Asia

Malaysia faces brain-drain, top talents choose to work in Singapore, even as economy shows signs of growth


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As Covid-19 pandemic restrictions ease and industries open job opportunities, more Malaysians are being enticed to work elsewhere due to higher pay.

However, this is causing a serious local manpower crunch, and Bloomberg Opinion writer Daniel Moss points out that it’s particularly problematic because it is Malaysia’s top talent who are choosing to work in Singapore. 

Mr Moss, who writes about different issues facing Asian nations, pointed out in a June 29 piece the irony of Malaysia’s economy coming to life at a time when many are choosing to work elsewhere. 

“To graduate to the next tier of prosperous economies, Malaysia must staunch the flow of talented citizens abroad.”

He further explained that Malaysia is currently experiencing shortages on two fronts: those who are highly-skilled looking for greener pastures, as well blue-collar workers in short supply due to pandemic border closures and a hiring freeze.

Nevertheless, there are some Malaysians, however, who are opting to work close to home.

The Star recently interviewed several Malaysians who had formerly worked in Singapore who, after the long separation from their families due to Covid, is staying put for now despite the lure of higher pay.

These workers are opting for local jobs instead. 

Tan Sheau Hui, 48, a business systems analyst who worked in Singapore for almost three decades, resigned, so she could be with her family.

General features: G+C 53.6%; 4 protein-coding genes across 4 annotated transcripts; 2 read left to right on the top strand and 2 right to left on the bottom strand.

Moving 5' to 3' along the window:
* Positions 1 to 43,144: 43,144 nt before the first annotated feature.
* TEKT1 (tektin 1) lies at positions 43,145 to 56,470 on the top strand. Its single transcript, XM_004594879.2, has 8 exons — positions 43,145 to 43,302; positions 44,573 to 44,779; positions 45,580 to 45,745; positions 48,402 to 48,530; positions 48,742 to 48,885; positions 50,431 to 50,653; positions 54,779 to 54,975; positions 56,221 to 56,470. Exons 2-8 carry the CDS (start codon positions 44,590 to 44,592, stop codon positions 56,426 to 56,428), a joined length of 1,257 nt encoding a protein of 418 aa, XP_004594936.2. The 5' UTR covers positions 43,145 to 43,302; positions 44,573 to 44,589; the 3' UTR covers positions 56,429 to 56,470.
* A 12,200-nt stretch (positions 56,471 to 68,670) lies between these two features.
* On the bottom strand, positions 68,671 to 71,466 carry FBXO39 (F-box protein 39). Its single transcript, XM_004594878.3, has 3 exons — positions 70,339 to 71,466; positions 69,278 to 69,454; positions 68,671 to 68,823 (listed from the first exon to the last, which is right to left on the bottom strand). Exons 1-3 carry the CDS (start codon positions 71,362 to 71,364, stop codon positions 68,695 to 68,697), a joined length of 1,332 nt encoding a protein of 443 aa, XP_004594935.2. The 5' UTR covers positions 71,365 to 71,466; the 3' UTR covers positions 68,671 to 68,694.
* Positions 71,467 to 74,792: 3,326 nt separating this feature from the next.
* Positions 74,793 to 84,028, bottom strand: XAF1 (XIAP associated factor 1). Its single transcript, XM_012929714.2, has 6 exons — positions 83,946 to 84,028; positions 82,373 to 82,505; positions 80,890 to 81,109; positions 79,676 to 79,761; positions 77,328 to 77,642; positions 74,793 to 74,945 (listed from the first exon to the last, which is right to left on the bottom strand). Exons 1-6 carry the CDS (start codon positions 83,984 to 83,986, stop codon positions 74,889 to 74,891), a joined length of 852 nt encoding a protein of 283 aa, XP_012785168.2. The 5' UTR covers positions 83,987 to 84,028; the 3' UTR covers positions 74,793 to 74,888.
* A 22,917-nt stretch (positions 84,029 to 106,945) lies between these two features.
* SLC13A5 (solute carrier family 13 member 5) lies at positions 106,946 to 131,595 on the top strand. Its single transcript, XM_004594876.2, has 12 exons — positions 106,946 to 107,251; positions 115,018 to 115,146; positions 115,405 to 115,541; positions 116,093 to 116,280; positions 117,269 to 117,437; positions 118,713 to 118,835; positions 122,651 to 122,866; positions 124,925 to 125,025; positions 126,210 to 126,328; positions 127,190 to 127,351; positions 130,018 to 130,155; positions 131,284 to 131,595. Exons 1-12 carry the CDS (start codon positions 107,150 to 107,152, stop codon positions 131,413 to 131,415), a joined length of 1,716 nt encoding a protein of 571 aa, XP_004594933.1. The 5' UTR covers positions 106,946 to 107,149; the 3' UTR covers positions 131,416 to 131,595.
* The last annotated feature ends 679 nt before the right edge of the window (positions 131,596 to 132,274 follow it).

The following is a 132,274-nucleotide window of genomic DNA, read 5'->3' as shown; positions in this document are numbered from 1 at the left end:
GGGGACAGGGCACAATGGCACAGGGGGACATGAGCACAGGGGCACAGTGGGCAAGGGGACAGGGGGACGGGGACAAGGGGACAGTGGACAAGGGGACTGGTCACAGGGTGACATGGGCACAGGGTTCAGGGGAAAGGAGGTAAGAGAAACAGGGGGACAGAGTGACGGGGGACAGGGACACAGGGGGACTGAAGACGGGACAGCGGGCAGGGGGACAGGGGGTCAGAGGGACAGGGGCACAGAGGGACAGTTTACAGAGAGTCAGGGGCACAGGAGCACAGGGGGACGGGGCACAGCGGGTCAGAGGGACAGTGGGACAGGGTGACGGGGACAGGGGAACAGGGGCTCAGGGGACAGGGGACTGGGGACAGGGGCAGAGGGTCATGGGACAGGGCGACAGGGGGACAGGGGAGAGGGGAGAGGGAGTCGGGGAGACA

Fortunately, the Melaka branch of the firm that she worked for in Singapore offered her a job shortly afterwards.

One reason why she decided to stay is concern over borders closing again in the future.

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“Although I am now working in Melaka and not living near my family in Johor Bahru, at least I know that in case of any emergency, I can still make my way back home.

That was not the case for me during the pandemic, as I could not simply travel back to Johor from Singapore,” The Star quotes Ms Tan as saying.

Bloomberg’s Mr Moss pointed out that while Singapore is also experiencing a labour crunch, Malaysia appears to be facing greater challenges as it “faces a brain — and brawn — drain, driven by hard-to-extinguish racial preferences that favour ethnic Malays at the expense of minorities.” 

He quoted a 2021 World Bank report that said that one-third of Malaysia’s emigrants are highly educated and skilled, who “leave the country for lack of opportunities.

“Malaysia has long aspired to join the ranks of advanced economies and proudly paraded some of the baubles of such status: a domestic auto industry, the world’s tallest building and so on. It would do well to focus on less jazzy but vital components of success, like a labor market that can drive development in coming decades, not a relic of the go-go years of the late twentieth century,” he added. /TISG

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